June 3, 2007 (by 1st Lt. Shannon Collins) - Two F-16CJs track a pair of vehicles full of known Al Qaeda insurgents. The vehicles stop at a location free of collateral damage, and command makes the decision. The fighters drop precision guided munitions and destroy the vehicles.
F-16C block 50 #92-3897 from the 13th EFS follows an F-16C from its sister squadron, the 14th EFS, toward the flightline for a combat mission May 30th.
It's another successful mission to improve the security situation so the Iraqi people can make the choices and do the work necessary to build a secure, stable and self-governing nation.
This is just one of the many successful missions one Misawa fighter squadron performed while deployed here. Now, they're passing the torch.
More than 260 pilots, maintainers and support personnel from the 13th Fighter Squadron and 35th Aircraft Maintenance Squadron Misawa Air Base, Japan, arrived here May 29 and 30 to trade out with its sister squadron, the 14th FS
, as part of air expeditionary force 7 and 8.
The mission for these squadrons is the Balad block 50 F-16CJ
operations. Normally, their primary mission is Suppression of Enemy Air Defenses, wherein they protect other aircraft from surface-to-air missiles using high speed anti-radiation missiles and conventional bombs. They protect themselves and friendly aircraft from enemy aircraft with advanced air-to-air radar and avionics systems.
Though the pilots maintain the capability to re-role to that mission here in U.S. Central Command at a moment's notice, they are now employing in the Close Air Support role with the advanced targeting pods. The squadrons took on the challenge in stride.
"Both squadrons had to undergo a rigorous four- to five-month spin up program to be ready for the deployment," said Lt. Col. Charles Toplikar, 14th Expeditionary Fighter Squadron commander. "Our success in the transition has been phenomenal."
Throughout the deployment for AEF
5 and 6, the 14th EFS Airmen flew about 1,400 sorties and about 5,800 hours throughout the area of responsibility. They employed ordnance against enemy forces 46 times and provided support to ground forces operations by "show of force" and non-traditional intelligence, surveillance and reconnaissance. Show of force can be dropping flares to let insurgents know fighter aircraft were nearby. These instances mainly aided ground forces when they were receiving small arms fire from insurgents.
Though the CAS
mission is new to the squadron, being in Iraq isn't.
"We were the first non-stealth aircraft over Baghdad on day one of Operation Iraqi Freedom in the spring of 2003," Colonel Toplikar said.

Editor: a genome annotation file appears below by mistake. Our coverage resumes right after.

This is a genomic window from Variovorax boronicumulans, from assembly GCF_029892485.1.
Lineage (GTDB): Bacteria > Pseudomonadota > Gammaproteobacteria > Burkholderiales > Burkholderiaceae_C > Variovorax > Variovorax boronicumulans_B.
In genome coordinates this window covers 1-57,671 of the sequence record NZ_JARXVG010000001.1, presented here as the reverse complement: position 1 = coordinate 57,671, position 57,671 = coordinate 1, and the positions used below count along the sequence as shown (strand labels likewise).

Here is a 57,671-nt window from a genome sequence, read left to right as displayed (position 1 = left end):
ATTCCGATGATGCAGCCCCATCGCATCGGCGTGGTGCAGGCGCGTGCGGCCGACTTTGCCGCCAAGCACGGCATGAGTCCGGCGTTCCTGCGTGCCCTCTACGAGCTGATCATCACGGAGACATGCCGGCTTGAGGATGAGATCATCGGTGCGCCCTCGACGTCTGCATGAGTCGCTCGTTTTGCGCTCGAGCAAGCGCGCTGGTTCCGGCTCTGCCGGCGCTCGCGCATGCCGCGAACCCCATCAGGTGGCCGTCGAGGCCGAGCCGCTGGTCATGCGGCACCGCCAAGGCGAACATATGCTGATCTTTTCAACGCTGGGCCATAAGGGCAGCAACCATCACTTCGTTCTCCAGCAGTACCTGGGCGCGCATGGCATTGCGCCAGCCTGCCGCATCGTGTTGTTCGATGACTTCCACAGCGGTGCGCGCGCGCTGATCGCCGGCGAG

This is the first time since then that any of the 35th Fighter Wing fighter squadrons has deployed to a combat operation due to their commitments in the Pacific Theater.
The Cedar Rapids, Iowa native said he is proud of his Airmen and their role in the War on Terror.
"Both my fighter squadron and the supporting aircraft maintenance units Airmen are very young, with less than 15 percent having ever deployed to a combat environment," he said. "We trained hard for more than four months, focusing on our new mission. Our performance has been spectacular. Everyone, from the youngest Airman up, has risen to every challenge - mud, mortars, dust and more. I am extremely proud of what we have accomplished here in the Global War on Terrorism."
The 14th EFS sister squadron, the 13th Expeditionary Fighter Squadron, is ready for the upcoming challenge, said Lt Col. Steve Williams, 13th EFS commander.
"We've been working hard to train for this challenge, and now it's time to put our training to the test," the Midland, Mich., native said. "Our team building has been ongoing for many months because a successful mission relies on Airmen from every career field -- weapons crews, avionic techs, fuels, life support, intelligence, controllers, maintainers and pilots.
"I'm confident our team will accomplish any [Combined Forces Air Component Commander] tasking with success and professionalism," he said. "When the time comes to depart the AOR, we'll have witnessed the many contributions Airmen from throughout the Air Force provide in support of the war on terror. But right now, we're focused on the challenge and appreciate the opportunity to support our nation's calling and continue the tradition of the Tuskegee Airmen."